(An excellent earlier example of the panspermia hypothesis in science fiction can be found in P. Schulyer Miller’s 1931 story, The Arrhenious Horror, so named for one of the principle theorists involved in the development of the idea—see also How to Make a Silicon Life Form.  Here the extraterrestrial infestation is not biological as much as geological.)

In Bradbury’s Come into My Cellar, a suburban dad named Hugh is enjoying an idyllic Saturday but gradually becomes aware of a horror unfolding in his neighborhood, in the cellar of his own house.  Teenaged boys, those agents of chaos and anarchy, his own son among them, have begun a new hobby craze—raising mushrooms in the basements of their homes. 

Hugh’s friend Roger, who has a son the same age, has recently become paranoid and delusional.  His son is also growing the mushrooms—all the boys on the block are.  Roger tells Hugh that people “don’t use 10% of what God gave us”, that is, make effective use of their five senses.  They do not pay attention, they are not vigilant.  Roger mysteriously disappears for a time, then later recants his suspicions that something is going wrong in the country.  When Hugh’s son surreptitiously leaves a plate of mushrooms in the kitchen for his parents to eat, the boy’s father suspects the worst.  ‘You are what you eat.’

Surely some contemporary horror writer has replaced mushrooms with video games or smart phones to achieve a similar effect on the nation's youth...

Another story from roughly this same time period is Richard Matheson’s Born of Man and Woman (1950).  This was the author’s first published story, considered “groundbreaking” for its depiction of an abused, mutated child, who survives precariously in his parent’s basement, accumulating a murderous rage as he approaches adolescence.  The renowned Matheson went on to write such classics as I Am Legend (1954), and The Shrinking Man (1956)—most of which also occurs in the basement—as well as numerous teleplays for TV shows like Twilight Zone and Kolchak. He later created the screenplays for several of Roger Corman’s Poe-inspired horror movies in the early 1960s.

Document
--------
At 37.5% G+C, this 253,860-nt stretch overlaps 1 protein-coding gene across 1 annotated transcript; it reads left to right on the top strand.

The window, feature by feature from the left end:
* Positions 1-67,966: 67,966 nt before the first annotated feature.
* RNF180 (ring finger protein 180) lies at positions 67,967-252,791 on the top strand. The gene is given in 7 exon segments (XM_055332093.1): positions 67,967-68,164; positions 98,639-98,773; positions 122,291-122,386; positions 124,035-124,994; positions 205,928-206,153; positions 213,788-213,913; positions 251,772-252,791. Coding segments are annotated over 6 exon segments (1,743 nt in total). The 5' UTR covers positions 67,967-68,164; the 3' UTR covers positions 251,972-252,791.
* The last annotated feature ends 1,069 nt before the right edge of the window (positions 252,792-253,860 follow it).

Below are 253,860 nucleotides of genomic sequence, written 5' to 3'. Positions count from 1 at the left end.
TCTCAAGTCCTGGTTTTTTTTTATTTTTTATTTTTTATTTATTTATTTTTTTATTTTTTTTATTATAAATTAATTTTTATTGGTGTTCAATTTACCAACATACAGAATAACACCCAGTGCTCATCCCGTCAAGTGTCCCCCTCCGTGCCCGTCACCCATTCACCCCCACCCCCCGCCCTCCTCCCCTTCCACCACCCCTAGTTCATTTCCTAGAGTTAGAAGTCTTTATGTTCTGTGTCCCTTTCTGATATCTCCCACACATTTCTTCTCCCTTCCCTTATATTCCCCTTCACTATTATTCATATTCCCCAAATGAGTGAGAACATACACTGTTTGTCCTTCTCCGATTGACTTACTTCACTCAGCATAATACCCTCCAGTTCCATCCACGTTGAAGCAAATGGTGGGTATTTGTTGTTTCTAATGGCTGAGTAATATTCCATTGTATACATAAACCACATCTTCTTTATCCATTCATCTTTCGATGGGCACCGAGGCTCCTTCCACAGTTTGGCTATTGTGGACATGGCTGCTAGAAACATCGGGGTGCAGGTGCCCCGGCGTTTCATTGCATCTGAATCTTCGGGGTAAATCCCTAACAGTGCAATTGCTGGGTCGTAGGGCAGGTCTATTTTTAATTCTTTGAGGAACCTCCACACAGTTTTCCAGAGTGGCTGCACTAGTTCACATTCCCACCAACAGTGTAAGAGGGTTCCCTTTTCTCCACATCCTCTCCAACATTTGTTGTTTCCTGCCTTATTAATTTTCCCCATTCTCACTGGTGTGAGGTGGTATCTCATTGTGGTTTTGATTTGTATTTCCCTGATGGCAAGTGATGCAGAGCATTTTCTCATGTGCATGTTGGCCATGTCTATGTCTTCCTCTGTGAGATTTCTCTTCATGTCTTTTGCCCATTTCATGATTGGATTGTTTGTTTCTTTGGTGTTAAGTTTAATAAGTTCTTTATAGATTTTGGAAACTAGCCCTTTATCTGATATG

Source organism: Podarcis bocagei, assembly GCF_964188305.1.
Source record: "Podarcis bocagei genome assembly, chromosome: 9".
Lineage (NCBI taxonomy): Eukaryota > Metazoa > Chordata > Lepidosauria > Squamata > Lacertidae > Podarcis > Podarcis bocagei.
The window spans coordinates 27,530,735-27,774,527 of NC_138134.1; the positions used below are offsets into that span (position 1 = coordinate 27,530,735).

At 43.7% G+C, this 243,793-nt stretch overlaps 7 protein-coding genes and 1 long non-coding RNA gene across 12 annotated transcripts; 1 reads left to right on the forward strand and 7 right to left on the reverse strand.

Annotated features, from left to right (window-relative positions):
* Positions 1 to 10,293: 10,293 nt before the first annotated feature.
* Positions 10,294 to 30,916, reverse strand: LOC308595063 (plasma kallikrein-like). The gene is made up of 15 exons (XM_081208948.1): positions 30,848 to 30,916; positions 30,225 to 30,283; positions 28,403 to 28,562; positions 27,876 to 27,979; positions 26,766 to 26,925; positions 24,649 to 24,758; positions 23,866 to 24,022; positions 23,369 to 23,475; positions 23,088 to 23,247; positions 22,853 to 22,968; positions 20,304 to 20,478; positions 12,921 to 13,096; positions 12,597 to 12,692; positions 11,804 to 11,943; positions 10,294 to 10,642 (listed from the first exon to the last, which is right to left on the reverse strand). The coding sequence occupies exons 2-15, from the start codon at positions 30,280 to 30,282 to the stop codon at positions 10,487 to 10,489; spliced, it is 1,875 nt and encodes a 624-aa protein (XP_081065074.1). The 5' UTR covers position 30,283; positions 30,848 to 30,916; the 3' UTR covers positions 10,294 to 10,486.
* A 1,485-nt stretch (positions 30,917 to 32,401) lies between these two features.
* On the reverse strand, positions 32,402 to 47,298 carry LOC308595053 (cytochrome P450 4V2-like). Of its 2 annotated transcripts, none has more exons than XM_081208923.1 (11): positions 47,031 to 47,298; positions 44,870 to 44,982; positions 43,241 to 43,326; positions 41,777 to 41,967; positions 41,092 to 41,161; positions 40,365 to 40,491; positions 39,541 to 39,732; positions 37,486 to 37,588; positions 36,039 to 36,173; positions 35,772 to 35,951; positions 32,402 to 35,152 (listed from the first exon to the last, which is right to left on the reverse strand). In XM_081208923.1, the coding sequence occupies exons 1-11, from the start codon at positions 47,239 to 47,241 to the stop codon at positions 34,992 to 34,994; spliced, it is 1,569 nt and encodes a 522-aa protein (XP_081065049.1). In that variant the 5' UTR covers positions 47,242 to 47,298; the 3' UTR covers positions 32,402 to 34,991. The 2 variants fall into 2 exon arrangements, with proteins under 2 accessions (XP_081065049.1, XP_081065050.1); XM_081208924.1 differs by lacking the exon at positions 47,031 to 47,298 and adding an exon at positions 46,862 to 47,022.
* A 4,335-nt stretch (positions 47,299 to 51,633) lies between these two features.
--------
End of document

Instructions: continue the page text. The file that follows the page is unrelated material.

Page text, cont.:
Born of Man and Woman is a marvel of economic and vivid prose—relatively short, but powerful and haunting.  The story is told in a series of crabbed, grammatically primitive journal entries that use a series of X’s to mark the passing days.  Ominously, the last entry begins again with a single X—“This is another times.”  Matheson’s story should be considered mandatory reading in order to appreciate what effects can be achieved in short fiction.   

In David H. Keller’s The Thing in the Cellar (1932), a horror in the basement pursues a child, emerging from the darkness below to find him in the familiar, wholesome territory of a common kitchen.  In Ray Bradbury’s Come into My Cellar, adolescent children are agents of an extraterrestrial menace, and bring about the unfolding horror in the basements of their suburban homes.  In Richard Matheson’s Born of Man and Woman, the child is the horror, emblematic of what sorts of things can be oppressed and repressed in the cellar of an American home.

The next installment in this series will return to the earlier time period typically explored by The R’lyeh Tribune—the first few decades of the twentieth century.  The focus will be on H.P. Lovecraft’s most famous tale of eldritch basement horror.